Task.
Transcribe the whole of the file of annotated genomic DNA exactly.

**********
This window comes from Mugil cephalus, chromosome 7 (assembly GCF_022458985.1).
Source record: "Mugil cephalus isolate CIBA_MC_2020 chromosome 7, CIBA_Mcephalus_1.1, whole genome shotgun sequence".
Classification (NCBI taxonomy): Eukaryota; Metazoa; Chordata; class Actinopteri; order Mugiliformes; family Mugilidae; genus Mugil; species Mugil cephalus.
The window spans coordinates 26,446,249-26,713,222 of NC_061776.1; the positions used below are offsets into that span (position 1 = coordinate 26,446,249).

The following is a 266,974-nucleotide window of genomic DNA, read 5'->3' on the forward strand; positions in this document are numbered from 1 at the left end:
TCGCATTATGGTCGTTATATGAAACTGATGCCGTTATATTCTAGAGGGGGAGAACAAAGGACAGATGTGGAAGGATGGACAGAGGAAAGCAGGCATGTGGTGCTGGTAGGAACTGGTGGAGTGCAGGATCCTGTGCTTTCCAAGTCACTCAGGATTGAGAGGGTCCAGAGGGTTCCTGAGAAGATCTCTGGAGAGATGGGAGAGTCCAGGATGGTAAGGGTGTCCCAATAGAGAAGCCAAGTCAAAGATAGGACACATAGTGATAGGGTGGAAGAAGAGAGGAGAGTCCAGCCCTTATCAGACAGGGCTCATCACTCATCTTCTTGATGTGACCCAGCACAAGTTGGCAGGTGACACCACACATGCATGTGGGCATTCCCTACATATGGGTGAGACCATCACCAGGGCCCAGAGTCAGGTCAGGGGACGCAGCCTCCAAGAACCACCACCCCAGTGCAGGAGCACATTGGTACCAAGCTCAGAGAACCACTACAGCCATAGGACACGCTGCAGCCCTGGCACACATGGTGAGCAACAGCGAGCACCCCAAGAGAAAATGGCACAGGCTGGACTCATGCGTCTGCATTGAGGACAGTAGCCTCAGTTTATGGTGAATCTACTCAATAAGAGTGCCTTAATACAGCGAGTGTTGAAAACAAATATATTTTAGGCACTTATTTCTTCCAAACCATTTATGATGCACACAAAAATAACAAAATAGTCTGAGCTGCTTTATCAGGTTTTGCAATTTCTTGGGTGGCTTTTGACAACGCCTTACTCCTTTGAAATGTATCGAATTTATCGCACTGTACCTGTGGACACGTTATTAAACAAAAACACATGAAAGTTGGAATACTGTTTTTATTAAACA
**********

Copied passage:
This window comes from Mugil cephalus, chromosome 7 (assembly GCF_022458985.1).
Source record: "Mugil cephalus isolate CIBA_MC_2020 chromosome 7, CIBA_Mcephalus_1.1, whole genome shotgun sequence".
Classification (NCBI taxonomy): Eukaryota; Metazoa; Chordata; class Actinopteri; order Mugiliformes; family Mugilidae; genus Mugil; species Mugil cephalus.
The window spans coordinates 26,446,249-26,713,222 of NC_061776.1; the positions used below are offsets into that span (position 1 = coordinate 26,446,249).

The following is a 266,974-nucleotide window of genomic DNA, read 5'->3' on the forward strand; positions in this document are numbered from 1 at the left end:
TCGCATTATGGTCGTTATATGAAACTGATGCCGTTATATTCTAGAGGGGGAGAACAAAGGACAGATGTGGAAGGATGGACAGAGGAAAGCAGGCATGTGGTGCTGGTAGGAACTGGTGGAGTGCAGGATCCTGTGCTTTCCAAGTCACTCAGGATTGAGAGGGTCCAGAGGGTTCCTGAGAAGATCTCTGGAGAGATGGGAGAGTCCAGGATGGTAAGGGTGTCCCAATAGAGAAGCCAAGTCAAAGATAGGACACATAGTGATAGGGTGGAAGAAGAGAGGAGAGTCCAGCCCTTATCAGACAGGGCTCATCACTCATCTTCTTGATGTGACCCAGCACAAGTTGGCAGGTGACACCACACATGCATGTGGGCATTCCCTACATATGGGTGAGACCATCACCAGGGCCCAGAGTCAGGTCAGGGGACGCAGCCTCCAAGAACCACCACCCCAGTGCAGGAGCACATTGGTACCAAGCTCAGAGAACCACTACAGCCATAGGACACGCTGCAGCCCTGGCACACATGGTGAGCAACAGCGAGCACCCCAAGAGAAAATGGCACAGGCTGGACTCATGCGTCTGCATTGAGGACAGTAGCCTCAGTTTATGGTGAATCTACTCAATAAGAGTGCCTTAATACAGCGAGTGTTGAAAACAAATATATTTTAGGCACTTATTTCTTCCAAACCATTTATGATGCACACAAAAATAACAAAATAGTCTGAGCTGCTTTATCAGGTTTTGCAATTTCTTGGGTGGCTTTTGACAACGCCTTACTCCTTTGAAATGTATCGAATTTATCGCACTGTACCTGTGGACACGTTATTAAACAAAAACACATGAAAGTTGGAATACTGTTTTTATTAAACA